Guyana/Suriname ink open skies agreement in record time


As the world observes International Civil Aviation Day, Guyana and Suriname have signed an open skies air services agreement, removing several restrictions that were placed on travel between the two countries previously.

Director-General of Guyana’s Civil Aviation Authority, Egbert Field said the agreement was finalised within one week due to the dedicated work of technical officers and political will on both sides.

“In my 50 years in aviation, I have never seen this type of agreement finalised this quick,” he said while pointing out that such agreements usually take a year or more to be finalised.

The agreement was signed by Guyana’s Minister of Public Works, Juan Edghill and Suriname’s Minister of Transport, Communication, and Tourism, Albert Jubithana as the Pegasus Hotel, Georgetown.

Edghill also pointed out that discussions on the agreement started during his recent visit to Suriname for its 45th Independence celebrations.

Among its features, the agreement removes all restrictions on capacity and frequency for cargo to and from Suriname and Guyana. It also specifies arrangements for dry and wet leases and seeks to offer a level playing field to both countries.

Edghill said this is a proud way for Guyana and Suriname to celebrate International Civil Aviation day.

“What we are doing is putting words into action and this agreement is truly a historic agreement and it is an unimpeded move to ensure there is collaboration between both countries… we must be able to operate flights within CARICOM and outside of CARICOM,” he added.

Edghill said that the agreement also removes all restrictions on market access, capacity and pricing to create an open market and give route rights to respective airlines.

“It is complementary to the CARICOM multilateral air services agreement… which is important for strategy and policy in making Guyana hub for air travel,” he noted.

Edghill pointed out that Suriname has good connectivity to Europe and the Dutch Caribbean while Guyana offers connectivity to North America and the English-speaking Caribbean.

“The ultimate beneficiaries are our people, being able to travel in ease and in a cost-effective manner.”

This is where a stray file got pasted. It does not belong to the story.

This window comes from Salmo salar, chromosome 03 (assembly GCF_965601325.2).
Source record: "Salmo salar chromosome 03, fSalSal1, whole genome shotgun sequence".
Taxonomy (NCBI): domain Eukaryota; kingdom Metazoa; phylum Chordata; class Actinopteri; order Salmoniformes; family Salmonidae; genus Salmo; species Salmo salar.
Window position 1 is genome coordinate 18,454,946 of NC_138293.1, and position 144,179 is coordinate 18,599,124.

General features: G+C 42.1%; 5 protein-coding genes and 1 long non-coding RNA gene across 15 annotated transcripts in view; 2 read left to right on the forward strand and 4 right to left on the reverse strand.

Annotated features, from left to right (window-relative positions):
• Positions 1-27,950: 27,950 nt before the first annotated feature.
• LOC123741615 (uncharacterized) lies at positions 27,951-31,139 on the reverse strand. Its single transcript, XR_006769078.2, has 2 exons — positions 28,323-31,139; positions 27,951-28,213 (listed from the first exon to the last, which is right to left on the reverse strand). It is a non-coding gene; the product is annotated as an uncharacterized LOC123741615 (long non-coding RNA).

Meanwhile, Suriname’s Jubithana, who has travelled to Guyana for one day with a seven-member delegation, said the signing of the agreement is a direct result of commitments of Presidents Irfaan Ali and Chandrikapersad Santokhi.

Suriname’s Minister of Communication, Transport and Tourism, Albert E. Jubithana and Guyana’s Minister of Public Works Juan Edghill at the Pegasus Hotel where the signing took place [DPI photo/ December 7, 2020]
“Within 10 days we have prepared everything regarding the open skies agreement and today we sign this agreement,” he said while also acknowledging the record time in which the agreement was finalised.

Jubithana said the open skies agreement is one of the two countries’ “far most agreement” offering connectivity for communities, creating economic growth, and contributing to sustainable development on both sides.

“The Government of Suriname has set national priorities and allocated resources towards the development of agreements and a legislature that meets the needs,” he added.

Since a change in government in both Suriname and Guyana this year, the two sides have been working aggressively to strengthen relations.

Suriname’s Santokhi was the honoured guest in Guyana for President’s Ali inauguration while Dr. Ali recently visited Suriname for its 45th Independence celebrations.

During both travels, the two sides held bilateral discussions on improving relations. Already Guyana and Suriname have finalised agreements for the construction of the Corentyne River Bridge and enhanced dialogue.

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